The result was almost certainly decided by Nedved’s suspension, leaving Juve with three blown Champions League finals to inferior opposition in seven years. Paolo Maldini, the long-standing Milan and Italy defender and captain, Milan’s handsome face of integrity for two decades (and five Champions League titles), would describe the final against Juventus as a game in which Milan executed everything right, a type of perfect symphony. It was an interesting opinion, probably true from a player’s perspective. From a spectator’s perspective the game would go nowhere, two Italian powers unable to breach the other in any way, although Milan gave it a shot in the first half with an offside goal and a blinding save from Juve keeper Buffon.

After a laughable penalty shootout in which four consecutive penalties were missed, the key one, the unexpected conversion, was from the famous pure defender with no goal pedigree to speak of, Milan’s Alessandro Nesta beating his usual Italy defensive partner Buffon in this most crucial of situations. Did they mention it to each other ever afterwards? Did they look at each other in knowledge at the next Italy reunion? Buffon recalled that penalty as the beginnings of a year-long depression: “I was convinced that I’d saved it and instead it went in. I was certain he’d shoot the ball to the left and I dived there. But too early with respect to the ball, which instead had a strange trajectory and surprised me. When Shevchenko arrived at the spot for the last penalty, I was already in the dressing room, the adrenaline that had accompanied me until that moment had abandoned me.”

Then Del Piero and Shevchenko did what was expected of them, and Milan won the Champions League. It felt right, even though they’d technically won only one of their last seven Champions League matches.


The Real Madrid empire self-destructs

There was real/Real drama aplenty in the off-season. Real Madrid’s board, which has always operated in a comically amateurish manner despite being in charge of one of Europe’s most iconic institutions, got rid of those who found themselves in the wrong faction of the never-ending dressing room intrigue. These included peacemaking coach Vicente del Bosque and the face of Real Madrid himself, Fernando Hierro (who had admittedly lost it as a player, terrible against Manchester United and Juventus). Del Bosque had taken over in crisis in 2000, quelled the discord and delivered two Champions Leagues and two Spanish titles, the second one in 2003 on the very same day that he was canned at a restaurant as the players were celebrating. He would go on to further amazing success with the golden Spain generation years later.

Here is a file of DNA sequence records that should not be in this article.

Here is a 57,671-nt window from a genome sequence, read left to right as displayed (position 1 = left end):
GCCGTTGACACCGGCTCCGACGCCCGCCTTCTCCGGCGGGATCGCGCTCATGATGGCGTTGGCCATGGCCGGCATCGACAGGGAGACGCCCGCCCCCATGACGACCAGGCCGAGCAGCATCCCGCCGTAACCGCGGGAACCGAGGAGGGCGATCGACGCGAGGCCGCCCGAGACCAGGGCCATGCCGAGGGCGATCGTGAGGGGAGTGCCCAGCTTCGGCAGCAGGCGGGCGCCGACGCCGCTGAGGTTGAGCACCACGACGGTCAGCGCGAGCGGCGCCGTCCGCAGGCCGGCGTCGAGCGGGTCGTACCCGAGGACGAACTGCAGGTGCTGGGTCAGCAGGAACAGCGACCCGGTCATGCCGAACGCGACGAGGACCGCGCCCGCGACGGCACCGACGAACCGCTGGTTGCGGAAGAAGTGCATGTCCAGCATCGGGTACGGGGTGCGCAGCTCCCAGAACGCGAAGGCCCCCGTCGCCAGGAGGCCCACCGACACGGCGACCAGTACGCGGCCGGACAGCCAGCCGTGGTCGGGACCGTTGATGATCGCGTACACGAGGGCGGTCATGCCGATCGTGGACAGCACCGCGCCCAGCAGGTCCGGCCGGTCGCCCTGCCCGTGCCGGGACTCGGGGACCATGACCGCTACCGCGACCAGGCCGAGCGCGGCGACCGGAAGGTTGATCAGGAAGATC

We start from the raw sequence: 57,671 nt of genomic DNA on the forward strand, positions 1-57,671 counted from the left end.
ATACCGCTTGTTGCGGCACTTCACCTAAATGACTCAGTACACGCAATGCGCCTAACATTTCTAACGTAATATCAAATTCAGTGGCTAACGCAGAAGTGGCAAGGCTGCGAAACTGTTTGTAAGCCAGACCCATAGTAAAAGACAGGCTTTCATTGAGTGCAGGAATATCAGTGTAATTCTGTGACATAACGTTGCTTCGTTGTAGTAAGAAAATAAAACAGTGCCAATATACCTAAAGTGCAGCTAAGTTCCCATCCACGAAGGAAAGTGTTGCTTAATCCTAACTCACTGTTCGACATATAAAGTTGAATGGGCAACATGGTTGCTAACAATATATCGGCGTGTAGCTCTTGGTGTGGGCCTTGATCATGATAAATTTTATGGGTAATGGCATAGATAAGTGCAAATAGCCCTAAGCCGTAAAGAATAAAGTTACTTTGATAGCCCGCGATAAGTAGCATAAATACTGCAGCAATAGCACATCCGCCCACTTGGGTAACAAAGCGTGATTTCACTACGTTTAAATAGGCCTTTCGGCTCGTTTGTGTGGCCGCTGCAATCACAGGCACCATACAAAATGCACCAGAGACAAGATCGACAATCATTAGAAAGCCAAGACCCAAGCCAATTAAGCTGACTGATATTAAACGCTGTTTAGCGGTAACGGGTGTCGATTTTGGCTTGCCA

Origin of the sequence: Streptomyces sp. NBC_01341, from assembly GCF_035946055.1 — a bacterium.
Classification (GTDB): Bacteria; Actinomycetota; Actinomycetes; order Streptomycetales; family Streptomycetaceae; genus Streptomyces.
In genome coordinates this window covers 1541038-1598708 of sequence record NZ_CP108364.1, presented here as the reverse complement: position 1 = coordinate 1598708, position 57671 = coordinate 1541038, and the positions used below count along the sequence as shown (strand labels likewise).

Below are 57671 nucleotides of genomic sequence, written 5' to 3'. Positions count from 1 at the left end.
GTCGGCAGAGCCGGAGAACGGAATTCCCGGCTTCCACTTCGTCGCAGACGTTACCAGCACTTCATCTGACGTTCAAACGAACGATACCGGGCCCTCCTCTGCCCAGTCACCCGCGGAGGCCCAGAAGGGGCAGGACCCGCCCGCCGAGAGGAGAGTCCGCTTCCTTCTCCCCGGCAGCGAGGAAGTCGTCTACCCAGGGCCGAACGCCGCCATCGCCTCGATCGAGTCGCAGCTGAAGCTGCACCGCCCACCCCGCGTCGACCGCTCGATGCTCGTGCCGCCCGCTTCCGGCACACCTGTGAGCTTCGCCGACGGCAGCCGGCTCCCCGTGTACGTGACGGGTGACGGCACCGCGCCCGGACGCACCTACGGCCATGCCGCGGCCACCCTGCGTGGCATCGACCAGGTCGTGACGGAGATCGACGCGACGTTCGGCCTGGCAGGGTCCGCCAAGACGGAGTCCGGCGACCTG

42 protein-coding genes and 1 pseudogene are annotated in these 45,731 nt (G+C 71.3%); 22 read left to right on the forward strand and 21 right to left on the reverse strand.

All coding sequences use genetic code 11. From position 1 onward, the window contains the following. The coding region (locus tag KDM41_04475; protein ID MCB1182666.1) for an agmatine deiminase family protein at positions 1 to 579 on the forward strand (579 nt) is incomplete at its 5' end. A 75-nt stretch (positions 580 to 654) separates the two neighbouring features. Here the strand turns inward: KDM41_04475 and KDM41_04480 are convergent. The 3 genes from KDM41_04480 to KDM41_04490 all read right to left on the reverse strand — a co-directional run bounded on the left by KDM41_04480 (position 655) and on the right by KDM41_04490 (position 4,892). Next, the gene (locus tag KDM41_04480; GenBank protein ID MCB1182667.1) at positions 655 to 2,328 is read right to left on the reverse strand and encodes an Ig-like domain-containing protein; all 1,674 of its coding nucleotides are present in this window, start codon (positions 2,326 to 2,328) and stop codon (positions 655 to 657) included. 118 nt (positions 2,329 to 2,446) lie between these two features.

Real Madrid had cut out its heart and identity, its link to its more authentic self, becoming merely a collection of random players thereafter. They were not a very balanced collection either, President Perez also not considering defensive mid Claude Makelele worth keeping and stocking up with ever more glamour players up front.

The sight of Real celebrating their third Champions League in five years in 2002 had been a tiring one and the vibe had been that these players’ dominance would continue for years and years, like the Roman empire. Zidane and Ronaldo led the charge for another half-year in 2003-4, not least thanks to Spain’s infamous penalti político awarded in stoppage time to Real in its showdown with rival Valencia (that year a phenomenon of a team), but in the 2004 calendar year it all fell apart. Real Madrid would not win a single Champions League knockout tie for six seasons between 2005 and 2010, most astonishingly when the aged, out-of-date stars lost at home to an unknown, transitioning bunch of Arsenal kids in 2006. That was Zidane’s and Ronaldo’s last time around with Real, their era having petered out over their final three years there.


Marty Gleason